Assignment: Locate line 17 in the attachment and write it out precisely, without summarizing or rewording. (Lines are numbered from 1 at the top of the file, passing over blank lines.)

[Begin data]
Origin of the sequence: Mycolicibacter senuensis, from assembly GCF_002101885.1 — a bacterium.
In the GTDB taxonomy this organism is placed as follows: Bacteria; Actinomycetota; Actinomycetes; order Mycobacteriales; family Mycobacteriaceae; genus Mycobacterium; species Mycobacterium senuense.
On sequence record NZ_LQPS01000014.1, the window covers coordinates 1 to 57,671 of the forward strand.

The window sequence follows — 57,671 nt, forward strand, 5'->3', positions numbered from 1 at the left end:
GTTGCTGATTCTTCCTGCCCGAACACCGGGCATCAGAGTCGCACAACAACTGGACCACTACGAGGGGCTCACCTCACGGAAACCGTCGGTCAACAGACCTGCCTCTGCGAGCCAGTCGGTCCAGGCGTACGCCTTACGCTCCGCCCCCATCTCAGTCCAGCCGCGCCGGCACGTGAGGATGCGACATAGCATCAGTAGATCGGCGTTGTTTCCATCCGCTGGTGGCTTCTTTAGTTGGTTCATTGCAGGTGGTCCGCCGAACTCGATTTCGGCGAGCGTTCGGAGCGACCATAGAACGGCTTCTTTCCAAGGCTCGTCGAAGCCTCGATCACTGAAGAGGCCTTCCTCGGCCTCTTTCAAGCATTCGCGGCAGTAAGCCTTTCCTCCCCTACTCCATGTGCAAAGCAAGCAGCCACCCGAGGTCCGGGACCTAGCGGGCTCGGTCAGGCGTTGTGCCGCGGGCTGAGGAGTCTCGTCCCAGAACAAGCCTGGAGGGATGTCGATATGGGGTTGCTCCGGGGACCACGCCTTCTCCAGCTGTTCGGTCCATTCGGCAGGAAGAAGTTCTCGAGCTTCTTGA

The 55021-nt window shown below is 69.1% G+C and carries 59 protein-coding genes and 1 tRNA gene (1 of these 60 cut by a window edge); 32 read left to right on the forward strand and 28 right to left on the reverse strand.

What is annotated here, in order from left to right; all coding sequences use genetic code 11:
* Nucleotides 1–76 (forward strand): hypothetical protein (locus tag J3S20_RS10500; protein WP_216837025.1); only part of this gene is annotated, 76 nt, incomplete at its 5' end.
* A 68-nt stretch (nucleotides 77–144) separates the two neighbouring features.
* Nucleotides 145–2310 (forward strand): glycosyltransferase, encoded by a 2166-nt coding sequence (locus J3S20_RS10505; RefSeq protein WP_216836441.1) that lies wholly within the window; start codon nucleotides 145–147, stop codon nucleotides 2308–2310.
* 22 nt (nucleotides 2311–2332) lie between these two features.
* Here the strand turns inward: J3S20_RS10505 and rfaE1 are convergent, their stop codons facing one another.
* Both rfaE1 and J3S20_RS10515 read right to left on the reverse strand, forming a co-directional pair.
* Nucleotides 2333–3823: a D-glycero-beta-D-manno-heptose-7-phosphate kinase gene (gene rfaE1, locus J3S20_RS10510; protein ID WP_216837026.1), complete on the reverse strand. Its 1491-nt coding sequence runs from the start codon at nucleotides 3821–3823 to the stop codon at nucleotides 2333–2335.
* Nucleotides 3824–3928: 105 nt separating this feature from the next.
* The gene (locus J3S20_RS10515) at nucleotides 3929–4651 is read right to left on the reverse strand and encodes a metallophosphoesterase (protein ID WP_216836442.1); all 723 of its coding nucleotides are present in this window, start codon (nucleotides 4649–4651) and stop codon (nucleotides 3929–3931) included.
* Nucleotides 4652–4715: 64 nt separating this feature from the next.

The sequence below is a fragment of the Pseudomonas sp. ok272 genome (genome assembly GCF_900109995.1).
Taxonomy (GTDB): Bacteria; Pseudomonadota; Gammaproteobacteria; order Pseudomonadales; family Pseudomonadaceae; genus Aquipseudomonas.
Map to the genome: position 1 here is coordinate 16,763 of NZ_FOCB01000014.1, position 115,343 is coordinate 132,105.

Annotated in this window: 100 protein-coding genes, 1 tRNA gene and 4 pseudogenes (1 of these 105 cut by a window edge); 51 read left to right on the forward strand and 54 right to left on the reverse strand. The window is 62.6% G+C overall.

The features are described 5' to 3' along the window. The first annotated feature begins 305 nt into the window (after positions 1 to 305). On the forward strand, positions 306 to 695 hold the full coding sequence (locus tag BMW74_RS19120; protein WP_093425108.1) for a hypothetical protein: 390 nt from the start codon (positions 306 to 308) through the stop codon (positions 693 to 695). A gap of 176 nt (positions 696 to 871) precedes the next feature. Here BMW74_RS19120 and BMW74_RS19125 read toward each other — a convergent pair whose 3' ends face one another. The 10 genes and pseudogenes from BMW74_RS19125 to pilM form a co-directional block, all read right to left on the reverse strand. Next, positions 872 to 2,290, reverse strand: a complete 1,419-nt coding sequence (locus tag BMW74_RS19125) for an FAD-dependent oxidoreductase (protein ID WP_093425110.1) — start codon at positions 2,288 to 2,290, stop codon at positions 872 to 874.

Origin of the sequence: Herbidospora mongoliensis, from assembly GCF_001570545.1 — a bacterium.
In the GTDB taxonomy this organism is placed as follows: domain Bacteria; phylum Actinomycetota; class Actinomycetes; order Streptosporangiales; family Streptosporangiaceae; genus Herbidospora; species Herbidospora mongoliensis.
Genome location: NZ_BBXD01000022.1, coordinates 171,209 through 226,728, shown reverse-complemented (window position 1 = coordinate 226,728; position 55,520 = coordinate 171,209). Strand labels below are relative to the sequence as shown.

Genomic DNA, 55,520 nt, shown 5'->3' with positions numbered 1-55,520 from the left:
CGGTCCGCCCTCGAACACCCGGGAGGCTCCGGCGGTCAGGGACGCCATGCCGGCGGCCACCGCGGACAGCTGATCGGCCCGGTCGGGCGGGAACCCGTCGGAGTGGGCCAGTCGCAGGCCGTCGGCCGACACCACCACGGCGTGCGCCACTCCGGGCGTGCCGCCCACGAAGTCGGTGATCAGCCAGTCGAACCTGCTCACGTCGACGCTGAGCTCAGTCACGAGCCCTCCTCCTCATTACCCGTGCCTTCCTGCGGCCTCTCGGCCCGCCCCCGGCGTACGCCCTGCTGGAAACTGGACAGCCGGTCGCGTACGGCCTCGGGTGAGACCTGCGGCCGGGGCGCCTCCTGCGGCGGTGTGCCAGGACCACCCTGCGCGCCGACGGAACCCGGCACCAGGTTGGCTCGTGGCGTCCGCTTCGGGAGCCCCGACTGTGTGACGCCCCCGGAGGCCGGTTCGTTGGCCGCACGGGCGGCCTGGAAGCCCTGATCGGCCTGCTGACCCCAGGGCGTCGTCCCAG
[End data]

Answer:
* Nucleotides 4652–4715: 64 nt separating this feature from the next.